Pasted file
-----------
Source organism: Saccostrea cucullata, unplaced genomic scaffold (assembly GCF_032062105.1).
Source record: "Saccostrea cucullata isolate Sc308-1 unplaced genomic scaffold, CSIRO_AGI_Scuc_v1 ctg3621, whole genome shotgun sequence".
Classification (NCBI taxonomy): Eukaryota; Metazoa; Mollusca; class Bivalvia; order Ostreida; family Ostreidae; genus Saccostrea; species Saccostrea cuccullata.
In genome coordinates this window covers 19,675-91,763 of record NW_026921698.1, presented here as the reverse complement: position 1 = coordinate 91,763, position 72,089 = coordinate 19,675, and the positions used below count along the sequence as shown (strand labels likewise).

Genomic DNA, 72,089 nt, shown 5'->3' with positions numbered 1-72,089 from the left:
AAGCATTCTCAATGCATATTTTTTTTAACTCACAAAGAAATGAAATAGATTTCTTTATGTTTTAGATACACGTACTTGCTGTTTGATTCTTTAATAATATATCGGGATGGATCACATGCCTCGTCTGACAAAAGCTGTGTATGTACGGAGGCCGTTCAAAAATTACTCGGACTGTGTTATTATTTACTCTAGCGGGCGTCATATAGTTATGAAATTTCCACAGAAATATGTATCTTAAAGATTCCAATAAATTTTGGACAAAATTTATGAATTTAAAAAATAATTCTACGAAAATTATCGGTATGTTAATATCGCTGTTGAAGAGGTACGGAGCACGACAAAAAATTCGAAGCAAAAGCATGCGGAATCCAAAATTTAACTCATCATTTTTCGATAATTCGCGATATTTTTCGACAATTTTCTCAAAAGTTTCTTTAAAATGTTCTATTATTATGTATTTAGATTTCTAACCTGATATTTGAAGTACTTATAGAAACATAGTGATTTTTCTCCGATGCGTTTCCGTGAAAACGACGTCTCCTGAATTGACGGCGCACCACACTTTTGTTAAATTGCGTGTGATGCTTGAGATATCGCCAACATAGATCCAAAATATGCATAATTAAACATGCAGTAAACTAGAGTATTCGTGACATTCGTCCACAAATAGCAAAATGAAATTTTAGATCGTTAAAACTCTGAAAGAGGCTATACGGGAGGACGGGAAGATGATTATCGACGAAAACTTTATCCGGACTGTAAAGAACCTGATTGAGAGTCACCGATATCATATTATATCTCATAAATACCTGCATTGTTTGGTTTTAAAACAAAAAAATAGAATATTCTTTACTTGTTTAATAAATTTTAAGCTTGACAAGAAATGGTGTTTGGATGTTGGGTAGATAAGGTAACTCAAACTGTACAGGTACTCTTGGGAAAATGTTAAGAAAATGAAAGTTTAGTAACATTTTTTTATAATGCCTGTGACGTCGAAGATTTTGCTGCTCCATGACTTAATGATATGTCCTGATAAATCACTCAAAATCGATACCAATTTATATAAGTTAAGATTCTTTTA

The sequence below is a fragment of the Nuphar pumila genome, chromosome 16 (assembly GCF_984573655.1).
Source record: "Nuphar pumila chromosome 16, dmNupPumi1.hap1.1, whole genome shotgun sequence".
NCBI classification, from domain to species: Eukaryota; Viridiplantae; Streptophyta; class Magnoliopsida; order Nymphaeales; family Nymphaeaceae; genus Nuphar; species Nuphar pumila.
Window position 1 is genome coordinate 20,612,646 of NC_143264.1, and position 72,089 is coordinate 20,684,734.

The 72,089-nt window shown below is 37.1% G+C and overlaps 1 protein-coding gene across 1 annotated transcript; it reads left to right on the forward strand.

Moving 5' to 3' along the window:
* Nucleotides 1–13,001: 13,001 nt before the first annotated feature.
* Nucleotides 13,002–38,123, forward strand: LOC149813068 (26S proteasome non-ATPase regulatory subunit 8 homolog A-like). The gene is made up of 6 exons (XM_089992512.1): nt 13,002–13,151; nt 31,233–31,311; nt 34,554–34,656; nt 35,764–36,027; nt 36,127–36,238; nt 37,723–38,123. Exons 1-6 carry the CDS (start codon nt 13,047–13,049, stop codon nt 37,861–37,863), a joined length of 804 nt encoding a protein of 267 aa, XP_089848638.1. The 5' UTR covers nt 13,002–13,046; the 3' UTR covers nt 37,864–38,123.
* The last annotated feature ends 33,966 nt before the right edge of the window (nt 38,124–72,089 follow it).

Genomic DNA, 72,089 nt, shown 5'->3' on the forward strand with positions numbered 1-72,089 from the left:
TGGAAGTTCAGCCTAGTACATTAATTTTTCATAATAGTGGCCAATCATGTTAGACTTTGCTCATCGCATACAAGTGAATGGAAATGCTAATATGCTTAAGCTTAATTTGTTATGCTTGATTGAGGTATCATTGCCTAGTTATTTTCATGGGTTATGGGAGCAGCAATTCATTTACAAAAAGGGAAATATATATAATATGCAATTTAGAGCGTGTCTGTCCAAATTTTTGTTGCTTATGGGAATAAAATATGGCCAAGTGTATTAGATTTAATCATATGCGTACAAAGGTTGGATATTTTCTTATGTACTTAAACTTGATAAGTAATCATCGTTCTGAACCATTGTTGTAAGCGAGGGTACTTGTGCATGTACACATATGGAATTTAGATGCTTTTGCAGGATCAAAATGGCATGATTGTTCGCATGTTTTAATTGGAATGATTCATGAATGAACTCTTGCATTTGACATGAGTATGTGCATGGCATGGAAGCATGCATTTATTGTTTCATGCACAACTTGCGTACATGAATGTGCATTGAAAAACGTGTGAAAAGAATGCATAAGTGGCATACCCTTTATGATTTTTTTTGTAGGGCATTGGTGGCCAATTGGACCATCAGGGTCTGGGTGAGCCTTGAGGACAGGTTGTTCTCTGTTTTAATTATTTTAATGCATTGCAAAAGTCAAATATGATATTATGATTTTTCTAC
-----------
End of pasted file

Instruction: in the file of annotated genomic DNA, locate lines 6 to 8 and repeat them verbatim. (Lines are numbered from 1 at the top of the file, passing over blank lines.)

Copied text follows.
AAGCATTCTCAATGCATATTTTTTTTAACTCACAAAGAAATGAAATAGATTTCTTTATGTTTTAGATACACGTACTTGCTGTTTGATTCTTTAATAATATATCGGGATGGATCACATGCCTCGTCTGACAAAAGCTGTGTATGTACGGAGGCCGTTCAAAAATTACTCGGACTGTGTTATTATTTACTCTAGCGGGCGTCATATAGTTATGAAATTTCCACAGAAATATGTATCTTAAAGATTCCAATAAATTTTGGACAAAATTTATGAATTTAAAAAATAATTCTACGAAAATTATCGGTATGTTAATATCGCTGTTGAAGAGGTACGGAGCACGACAAAAAATTCGAAGCAAAAGCATGCGGAATCCAAAATTTAACTCATCATTTTTCGATAATTCGCGATATTTTTCGACAATTTTCTCAAAAGTTTCTTTAAAATGTTCTATTATTATGTATTTAGATTTCTAACCTGATATTTGAAGTACTTATAGAAACATAGTGATTTTTCTCCGATGCGTTTCCGTGAAAACGACGTCTCCTGAATTGACGGCGCACCACACTTTTGTTAAATTGCGTGTGATGCTTGAGATATCGCCAACATAGATCCAAAATATGCATAATTAAACATGCAGTAAACTAGAGTATTCGTGACATTCGTCCACAAATAGCAAAATGAAATTTTAGATCGTTAAAACTCTGAAAGAGGCTATACGGGAGGACGGGAAGATGATTATCGACGAAAACTTTATCCGGACTGTAAAGAACCTGATTGAGAGTCACCGATATCATATTATATCTCATAAATACCTGCATTGTTTGGTTTTAAAACAAAAAAATAGAATATTCTTTACTTGTTTAATAAATTTTAAGCTTGACAAGAAATGGTGTTTGGATGTTGGGTAGATAAGGTAACTCAAACTGTACAGGTACTCTTGGGAAAATGTTAAGAAAATGAAAGTTTAGTAACATTTTTTTATAATGCCTGTGACGTCGAAGATTTTGCTGCTCCATGACTTAATGATATGTCCTGATAAATCACTCAAAATCGATACCAATTTATATAAGTTAAGATTCTTTTA

The sequence below is a fragment of the Nuphar pumila genome, chromosome 16 (assembly GCF_984573655.1).
Source record: "Nuphar pumila chromosome 16, dmNupPumi1.hap1.1, whole genome shotgun sequence".